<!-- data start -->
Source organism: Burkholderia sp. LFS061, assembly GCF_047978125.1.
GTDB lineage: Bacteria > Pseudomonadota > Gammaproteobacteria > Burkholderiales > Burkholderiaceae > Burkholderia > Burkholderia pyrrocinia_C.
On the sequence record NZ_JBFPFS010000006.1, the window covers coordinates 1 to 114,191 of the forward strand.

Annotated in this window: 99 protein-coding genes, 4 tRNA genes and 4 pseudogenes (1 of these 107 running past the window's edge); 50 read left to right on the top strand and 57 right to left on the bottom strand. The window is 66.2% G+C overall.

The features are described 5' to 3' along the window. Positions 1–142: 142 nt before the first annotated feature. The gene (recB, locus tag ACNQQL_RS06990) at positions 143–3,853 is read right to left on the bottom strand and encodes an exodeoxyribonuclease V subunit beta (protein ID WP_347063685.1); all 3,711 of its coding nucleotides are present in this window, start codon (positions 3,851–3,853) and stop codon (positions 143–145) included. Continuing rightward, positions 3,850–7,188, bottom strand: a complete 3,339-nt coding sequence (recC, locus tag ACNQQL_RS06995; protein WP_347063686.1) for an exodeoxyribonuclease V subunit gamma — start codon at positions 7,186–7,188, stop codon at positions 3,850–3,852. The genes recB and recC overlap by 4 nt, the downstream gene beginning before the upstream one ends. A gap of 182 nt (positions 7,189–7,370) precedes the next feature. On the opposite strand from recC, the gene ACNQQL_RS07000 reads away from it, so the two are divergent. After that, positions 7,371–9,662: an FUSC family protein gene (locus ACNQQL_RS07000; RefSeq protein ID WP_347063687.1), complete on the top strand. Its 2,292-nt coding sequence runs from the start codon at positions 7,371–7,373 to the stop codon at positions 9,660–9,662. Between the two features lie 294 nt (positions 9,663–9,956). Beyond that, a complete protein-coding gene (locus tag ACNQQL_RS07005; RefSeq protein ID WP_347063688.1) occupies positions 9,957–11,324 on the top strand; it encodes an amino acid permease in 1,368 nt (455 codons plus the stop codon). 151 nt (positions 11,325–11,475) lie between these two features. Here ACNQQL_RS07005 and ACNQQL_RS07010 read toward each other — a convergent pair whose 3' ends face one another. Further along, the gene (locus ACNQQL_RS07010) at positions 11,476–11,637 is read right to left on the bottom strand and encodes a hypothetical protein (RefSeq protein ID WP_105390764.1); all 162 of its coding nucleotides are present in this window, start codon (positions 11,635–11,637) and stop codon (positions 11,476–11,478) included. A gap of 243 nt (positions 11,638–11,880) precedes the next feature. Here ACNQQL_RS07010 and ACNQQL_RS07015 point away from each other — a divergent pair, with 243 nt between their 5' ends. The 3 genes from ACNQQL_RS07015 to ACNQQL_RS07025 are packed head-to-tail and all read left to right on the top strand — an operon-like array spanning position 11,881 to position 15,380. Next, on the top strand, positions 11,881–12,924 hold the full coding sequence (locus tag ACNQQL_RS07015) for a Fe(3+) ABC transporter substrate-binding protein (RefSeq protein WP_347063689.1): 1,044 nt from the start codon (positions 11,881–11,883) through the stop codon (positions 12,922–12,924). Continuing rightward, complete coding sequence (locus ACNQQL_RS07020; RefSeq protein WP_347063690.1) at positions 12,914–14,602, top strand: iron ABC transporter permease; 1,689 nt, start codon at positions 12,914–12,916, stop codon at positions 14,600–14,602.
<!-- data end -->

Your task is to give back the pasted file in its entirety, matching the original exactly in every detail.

Source organism: Burkholderia sp. LFS061, assembly GCF_047978125.1.
GTDB lineage: Bacteria > Pseudomonadota > Gammaproteobacteria > Burkholderiales > Burkholderiaceae > Burkholderia > Burkholderia pyrrocinia_C.
On the sequence record NZ_JBFPFS010000006.1, the window covers coordinates 1 to 114,191 of the forward strand.

Annotated in this window: 99 protein-coding genes, 4 tRNA genes and 4 pseudogenes (1 of these 107 running past the window's edge); 50 read left to right on the top strand and 57 right to left on the bottom strand. The window is 66.2% G+C overall.

The features are described 5' to 3' along the window. Positions 1–142: 142 nt before the first annotated feature. The gene (recB, locus tag ACNQQL_RS06990) at positions 143–3,853 is read right to left on the bottom strand and encodes an exodeoxyribonuclease V subunit beta (protein ID WP_347063685.1); all 3,711 of its coding nucleotides are present in this window, start codon (positions 3,851–3,853) and stop codon (positions 143–145) included. Continuing rightward, positions 3,850–7,188, bottom strand: a complete 3,339-nt coding sequence (recC, locus tag ACNQQL_RS06995; protein WP_347063686.1) for an exodeoxyribonuclease V subunit gamma — start codon at positions 7,186–7,188, stop codon at positions 3,850–3,852. The genes recB and recC overlap by 4 nt, the downstream gene beginning before the upstream one ends. A gap of 182 nt (positions 7,189–7,370) precedes the next feature. On the opposite strand from recC, the gene ACNQQL_RS07000 reads away from it, so the two are divergent. After that, positions 7,371–9,662: an FUSC family protein gene (locus ACNQQL_RS07000; RefSeq protein ID WP_347063687.1), complete on the top strand. Its 2,292-nt coding sequence runs from the start codon at positions 7,371–7,373 to the stop codon at positions 9,660–9,662. Between the two features lie 294 nt (positions 9,663–9,956). Beyond that, a complete protein-coding gene (locus tag ACNQQL_RS07005; RefSeq protein ID WP_347063688.1) occupies positions 9,957–11,324 on the top strand; it encodes an amino acid permease in 1,368 nt (455 codons plus the stop codon). 151 nt (positions 11,325–11,475) lie between these two features. Here ACNQQL_RS07005 and ACNQQL_RS07010 read toward each other — a convergent pair whose 3' ends face one another. Further along, the gene (locus ACNQQL_RS07010) at positions 11,476–11,637 is read right to left on the bottom strand and encodes a hypothetical protein (RefSeq protein ID WP_105390764.1); all 162 of its coding nucleotides are present in this window, start codon (positions 11,635–11,637) and stop codon (positions 11,476–11,478) included. A gap of 243 nt (positions 11,638–11,880) precedes the next feature. Here ACNQQL_RS07010 and ACNQQL_RS07015 point away from each other — a divergent pair, with 243 nt between their 5' ends. The 3 genes from ACNQQL_RS07015 to ACNQQL_RS07025 are packed head-to-tail and all read left to right on the top strand — an operon-like array spanning position 11,881 to position 15,380. Next, on the top strand, positions 11,881–12,924 hold the full coding sequence (locus tag ACNQQL_RS07015) for a Fe(3+) ABC transporter substrate-binding protein (RefSeq protein WP_347063689.1): 1,044 nt from the start codon (positions 11,881–11,883) through the stop codon (positions 12,922–12,924). Continuing rightward, complete coding sequence (locus ACNQQL_RS07020; RefSeq protein WP_347063690.1) at positions 12,914–14,602, top strand: iron ABC transporter permease; 1,689 nt, start codon at positions 12,914–12,916, stop codon at positions 14,600–14,602.